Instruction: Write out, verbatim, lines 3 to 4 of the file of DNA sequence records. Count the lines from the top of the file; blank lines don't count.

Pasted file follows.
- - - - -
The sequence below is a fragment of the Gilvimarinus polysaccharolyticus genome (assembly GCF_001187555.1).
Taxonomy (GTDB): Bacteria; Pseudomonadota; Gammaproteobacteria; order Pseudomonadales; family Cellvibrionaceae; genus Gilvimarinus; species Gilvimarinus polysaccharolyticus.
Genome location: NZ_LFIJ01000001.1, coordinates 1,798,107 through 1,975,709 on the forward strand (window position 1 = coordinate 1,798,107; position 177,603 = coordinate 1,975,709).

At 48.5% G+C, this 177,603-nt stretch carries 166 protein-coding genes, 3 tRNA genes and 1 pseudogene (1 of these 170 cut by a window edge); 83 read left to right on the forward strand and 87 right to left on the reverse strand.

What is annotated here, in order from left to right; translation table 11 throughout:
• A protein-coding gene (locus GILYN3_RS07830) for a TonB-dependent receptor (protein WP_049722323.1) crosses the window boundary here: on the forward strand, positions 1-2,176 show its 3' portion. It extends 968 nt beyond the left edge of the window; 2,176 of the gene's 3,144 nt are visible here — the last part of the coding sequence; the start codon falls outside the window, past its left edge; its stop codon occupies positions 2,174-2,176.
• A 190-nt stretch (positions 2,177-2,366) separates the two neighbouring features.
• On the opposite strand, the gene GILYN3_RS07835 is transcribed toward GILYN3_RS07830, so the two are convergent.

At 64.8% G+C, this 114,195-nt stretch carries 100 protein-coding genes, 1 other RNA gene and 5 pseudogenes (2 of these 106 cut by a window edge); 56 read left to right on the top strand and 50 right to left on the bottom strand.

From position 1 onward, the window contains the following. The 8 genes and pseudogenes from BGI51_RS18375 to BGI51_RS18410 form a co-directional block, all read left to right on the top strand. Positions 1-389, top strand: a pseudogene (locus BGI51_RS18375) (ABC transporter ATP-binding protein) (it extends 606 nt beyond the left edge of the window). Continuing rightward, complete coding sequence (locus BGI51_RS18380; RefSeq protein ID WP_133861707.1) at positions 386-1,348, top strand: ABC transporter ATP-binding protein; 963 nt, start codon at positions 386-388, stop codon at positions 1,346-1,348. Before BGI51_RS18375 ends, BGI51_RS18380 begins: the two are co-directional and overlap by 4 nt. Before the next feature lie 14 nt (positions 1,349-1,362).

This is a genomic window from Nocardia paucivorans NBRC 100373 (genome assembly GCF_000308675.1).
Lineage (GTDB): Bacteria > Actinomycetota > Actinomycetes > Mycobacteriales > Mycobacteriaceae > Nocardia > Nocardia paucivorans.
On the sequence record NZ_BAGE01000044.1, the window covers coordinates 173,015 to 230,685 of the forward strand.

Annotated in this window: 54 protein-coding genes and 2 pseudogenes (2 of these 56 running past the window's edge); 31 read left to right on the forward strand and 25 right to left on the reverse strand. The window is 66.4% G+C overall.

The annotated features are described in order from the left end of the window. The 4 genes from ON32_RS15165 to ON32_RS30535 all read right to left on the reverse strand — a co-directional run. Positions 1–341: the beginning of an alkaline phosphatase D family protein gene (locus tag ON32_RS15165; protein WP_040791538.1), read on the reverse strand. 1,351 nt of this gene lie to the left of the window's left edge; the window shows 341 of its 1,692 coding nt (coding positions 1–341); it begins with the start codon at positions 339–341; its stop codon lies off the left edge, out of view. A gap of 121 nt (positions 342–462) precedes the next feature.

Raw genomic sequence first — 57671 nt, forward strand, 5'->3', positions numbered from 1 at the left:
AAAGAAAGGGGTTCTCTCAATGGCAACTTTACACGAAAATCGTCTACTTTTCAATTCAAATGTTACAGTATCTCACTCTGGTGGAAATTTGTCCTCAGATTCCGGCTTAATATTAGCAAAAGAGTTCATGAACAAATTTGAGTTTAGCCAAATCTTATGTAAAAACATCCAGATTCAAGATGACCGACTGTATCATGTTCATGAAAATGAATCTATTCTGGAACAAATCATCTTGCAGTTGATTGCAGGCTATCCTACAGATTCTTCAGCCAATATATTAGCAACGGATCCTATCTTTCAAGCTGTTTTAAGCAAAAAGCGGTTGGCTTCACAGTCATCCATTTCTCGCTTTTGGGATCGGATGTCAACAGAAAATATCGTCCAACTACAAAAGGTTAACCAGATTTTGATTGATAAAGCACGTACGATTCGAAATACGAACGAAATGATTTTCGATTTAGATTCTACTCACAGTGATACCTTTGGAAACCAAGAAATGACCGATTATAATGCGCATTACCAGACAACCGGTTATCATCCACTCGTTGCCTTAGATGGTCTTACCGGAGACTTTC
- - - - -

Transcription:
Genome location: NZ_LFIJ01000001.1, coordinates 1,798,107 through 1,975,709 on the forward strand (window position 1 = coordinate 1,798,107; position 177,603 = coordinate 1,975,709).

At 48.5% G+C, this 177,603-nt stretch carries 166 protein-coding genes, 3 tRNA genes and 1 pseudogene (1 of these 170 cut by a window edge); 83 read left to right on the forward strand and 87 right to left on the reverse strand.